The extent to which individual subtypes of benzodiazepine receptors are functionally independent has not been elucidated in vivo. This study used apparent pA2 analysis to test the hypothesis that a single receptor subtype mediates the discriminative stimulus effects of midazolam, triazolam, and diazepam, three positive γ-aminobutyric acid(A) (GABA(A)) modulators. Four rhesus monkeys discriminated 0.56 mg/kg midazolam from vehicle under a fixed-ratio 5 schedule of stimulus-shock termination. Midazolam, triazolam, and diazepam increased responding on the midazolam-appropriate lever. The neutral GABA(A) modulator flumazenil shifted dose-effect curves for triazolam and diazepam to the right, and the negative GABA(A) modulators Ro 15-4513 and ethyl β-carboline-3-carboxylate (β-CCE) shifted dose-effect curves for midazolam and triazolam to the right. Slopes of Schild plots for flumazenil and Ro 15-4513 conformed to unity. The apparent pA2 values were 7.41 and 7.69 for flumazenil in combination with triazolam and diazepam, respectively, and 7.53 and 6.88 for Ro 15-4513 in combination with midazolam and triazolam, respectively. The slope of the Schild plot for β-CCE in combination with midazolam deviated from unity. Slopes of Schild plots obtained with flumazenil and Ro 15-4513 support the notion that a single benzodiazepine receptor subtype mediates the effects of midazolam, triazolam, or diazepam. The similarity in apparent pA2 values for flumazenil in combination with triazolam and diazepam or for Ro 15-4513 in combination with midazolam and triazolam suggests that the same subtype mediates the effects of these positive modulators. In contrast, β-CCE and midazolam do not appear to interact in a simple, competitive manner.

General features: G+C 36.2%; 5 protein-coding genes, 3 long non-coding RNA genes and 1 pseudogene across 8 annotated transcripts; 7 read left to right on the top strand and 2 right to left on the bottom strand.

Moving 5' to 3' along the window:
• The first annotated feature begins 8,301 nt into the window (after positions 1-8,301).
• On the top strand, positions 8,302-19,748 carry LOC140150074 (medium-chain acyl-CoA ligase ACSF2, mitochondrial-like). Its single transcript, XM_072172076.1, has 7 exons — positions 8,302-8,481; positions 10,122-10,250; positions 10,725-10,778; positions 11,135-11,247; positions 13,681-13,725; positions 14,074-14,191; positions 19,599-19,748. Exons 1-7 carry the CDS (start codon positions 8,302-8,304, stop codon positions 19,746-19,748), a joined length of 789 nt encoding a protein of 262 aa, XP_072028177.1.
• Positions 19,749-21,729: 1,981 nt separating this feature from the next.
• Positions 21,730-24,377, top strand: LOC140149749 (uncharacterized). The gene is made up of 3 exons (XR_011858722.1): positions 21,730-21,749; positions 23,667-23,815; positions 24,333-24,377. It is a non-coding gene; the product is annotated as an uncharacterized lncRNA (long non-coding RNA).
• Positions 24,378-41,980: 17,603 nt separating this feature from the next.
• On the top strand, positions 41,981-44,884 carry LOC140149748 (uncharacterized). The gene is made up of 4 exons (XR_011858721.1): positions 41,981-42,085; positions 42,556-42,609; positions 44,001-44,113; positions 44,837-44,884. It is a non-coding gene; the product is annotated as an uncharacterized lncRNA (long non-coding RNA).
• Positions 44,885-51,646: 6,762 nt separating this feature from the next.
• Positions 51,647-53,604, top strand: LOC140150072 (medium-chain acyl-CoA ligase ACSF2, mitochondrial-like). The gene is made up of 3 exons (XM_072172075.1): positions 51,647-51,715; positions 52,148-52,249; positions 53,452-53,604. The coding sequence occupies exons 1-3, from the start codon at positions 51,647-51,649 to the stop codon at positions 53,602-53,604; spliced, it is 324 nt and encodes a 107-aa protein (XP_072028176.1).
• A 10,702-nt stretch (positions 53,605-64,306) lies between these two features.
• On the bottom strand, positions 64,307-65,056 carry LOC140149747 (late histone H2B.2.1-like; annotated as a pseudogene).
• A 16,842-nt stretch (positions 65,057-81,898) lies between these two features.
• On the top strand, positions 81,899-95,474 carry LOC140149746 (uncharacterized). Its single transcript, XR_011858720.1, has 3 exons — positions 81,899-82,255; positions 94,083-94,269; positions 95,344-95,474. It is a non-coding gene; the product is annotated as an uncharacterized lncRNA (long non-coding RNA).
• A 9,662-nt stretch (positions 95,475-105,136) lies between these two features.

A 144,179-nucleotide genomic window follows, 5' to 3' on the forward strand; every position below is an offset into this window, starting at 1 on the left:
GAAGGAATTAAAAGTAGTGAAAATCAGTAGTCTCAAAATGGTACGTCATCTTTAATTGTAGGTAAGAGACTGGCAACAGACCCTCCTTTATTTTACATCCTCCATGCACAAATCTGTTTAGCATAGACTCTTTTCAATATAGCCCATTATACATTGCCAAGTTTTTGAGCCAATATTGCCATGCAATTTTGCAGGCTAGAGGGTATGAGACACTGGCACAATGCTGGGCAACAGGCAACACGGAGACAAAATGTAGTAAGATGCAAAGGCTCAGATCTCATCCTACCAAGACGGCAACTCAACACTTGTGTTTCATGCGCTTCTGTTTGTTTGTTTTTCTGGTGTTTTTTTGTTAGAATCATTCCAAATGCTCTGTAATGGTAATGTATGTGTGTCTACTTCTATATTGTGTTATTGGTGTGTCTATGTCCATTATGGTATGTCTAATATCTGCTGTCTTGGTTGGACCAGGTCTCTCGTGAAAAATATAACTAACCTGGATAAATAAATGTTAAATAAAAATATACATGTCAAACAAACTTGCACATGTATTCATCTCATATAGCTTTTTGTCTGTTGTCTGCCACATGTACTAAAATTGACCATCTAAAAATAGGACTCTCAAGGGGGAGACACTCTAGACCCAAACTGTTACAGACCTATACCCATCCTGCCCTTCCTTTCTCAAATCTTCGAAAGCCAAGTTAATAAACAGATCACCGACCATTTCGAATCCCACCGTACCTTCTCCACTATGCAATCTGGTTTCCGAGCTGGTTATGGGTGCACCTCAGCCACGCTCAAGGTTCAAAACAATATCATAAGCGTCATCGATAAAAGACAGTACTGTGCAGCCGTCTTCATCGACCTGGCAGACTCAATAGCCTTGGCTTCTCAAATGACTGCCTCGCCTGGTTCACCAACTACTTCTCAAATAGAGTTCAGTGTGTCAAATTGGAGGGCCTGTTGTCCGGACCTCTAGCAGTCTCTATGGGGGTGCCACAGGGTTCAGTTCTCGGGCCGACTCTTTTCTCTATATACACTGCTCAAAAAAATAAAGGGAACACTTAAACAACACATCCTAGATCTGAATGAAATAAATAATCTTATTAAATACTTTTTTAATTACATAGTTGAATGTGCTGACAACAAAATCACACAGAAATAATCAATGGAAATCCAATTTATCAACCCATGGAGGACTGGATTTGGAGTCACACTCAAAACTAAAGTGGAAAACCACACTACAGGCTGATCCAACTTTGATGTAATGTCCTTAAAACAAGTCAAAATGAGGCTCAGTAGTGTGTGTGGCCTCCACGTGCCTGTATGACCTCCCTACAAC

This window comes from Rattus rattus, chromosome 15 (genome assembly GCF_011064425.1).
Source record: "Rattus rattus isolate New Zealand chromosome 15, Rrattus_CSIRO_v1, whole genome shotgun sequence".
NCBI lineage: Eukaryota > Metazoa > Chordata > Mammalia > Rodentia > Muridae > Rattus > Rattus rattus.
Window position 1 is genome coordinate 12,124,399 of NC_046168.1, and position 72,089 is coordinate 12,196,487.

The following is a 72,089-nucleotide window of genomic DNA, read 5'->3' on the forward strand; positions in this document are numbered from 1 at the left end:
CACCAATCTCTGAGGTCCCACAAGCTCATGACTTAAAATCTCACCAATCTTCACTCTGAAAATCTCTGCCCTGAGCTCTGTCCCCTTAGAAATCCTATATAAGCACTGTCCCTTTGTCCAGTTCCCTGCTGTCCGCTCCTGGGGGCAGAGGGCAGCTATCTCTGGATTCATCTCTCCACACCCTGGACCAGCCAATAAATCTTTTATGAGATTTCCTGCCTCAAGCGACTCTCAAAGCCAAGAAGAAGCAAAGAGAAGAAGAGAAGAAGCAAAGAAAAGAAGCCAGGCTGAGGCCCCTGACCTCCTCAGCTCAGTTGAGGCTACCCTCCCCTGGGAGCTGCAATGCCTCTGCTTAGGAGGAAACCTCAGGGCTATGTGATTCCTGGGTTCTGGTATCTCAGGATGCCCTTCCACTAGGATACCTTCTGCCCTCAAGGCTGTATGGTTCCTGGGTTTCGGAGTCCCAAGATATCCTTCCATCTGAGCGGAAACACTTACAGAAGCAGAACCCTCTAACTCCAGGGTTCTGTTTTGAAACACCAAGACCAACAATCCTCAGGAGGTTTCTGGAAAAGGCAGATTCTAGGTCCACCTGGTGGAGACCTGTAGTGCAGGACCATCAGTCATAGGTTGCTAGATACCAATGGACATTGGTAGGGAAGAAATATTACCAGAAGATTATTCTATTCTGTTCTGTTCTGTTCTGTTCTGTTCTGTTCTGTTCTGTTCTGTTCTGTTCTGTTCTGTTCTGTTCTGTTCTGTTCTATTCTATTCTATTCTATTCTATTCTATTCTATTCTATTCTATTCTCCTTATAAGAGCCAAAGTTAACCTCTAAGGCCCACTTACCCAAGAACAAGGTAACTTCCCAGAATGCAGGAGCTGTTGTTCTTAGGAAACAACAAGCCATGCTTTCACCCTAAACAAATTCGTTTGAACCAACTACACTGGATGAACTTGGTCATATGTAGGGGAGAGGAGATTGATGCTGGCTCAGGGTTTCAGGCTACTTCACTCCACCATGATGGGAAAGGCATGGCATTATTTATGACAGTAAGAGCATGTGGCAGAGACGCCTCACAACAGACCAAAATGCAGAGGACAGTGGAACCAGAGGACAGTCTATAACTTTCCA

|Original language||English (US)|
|Number of pages||7|
|Journal||Journal of Pharmacology and Experimental Therapeutics|
|State||Published - 2000|
ASJC Scopus subject areas
- Molecular Medicine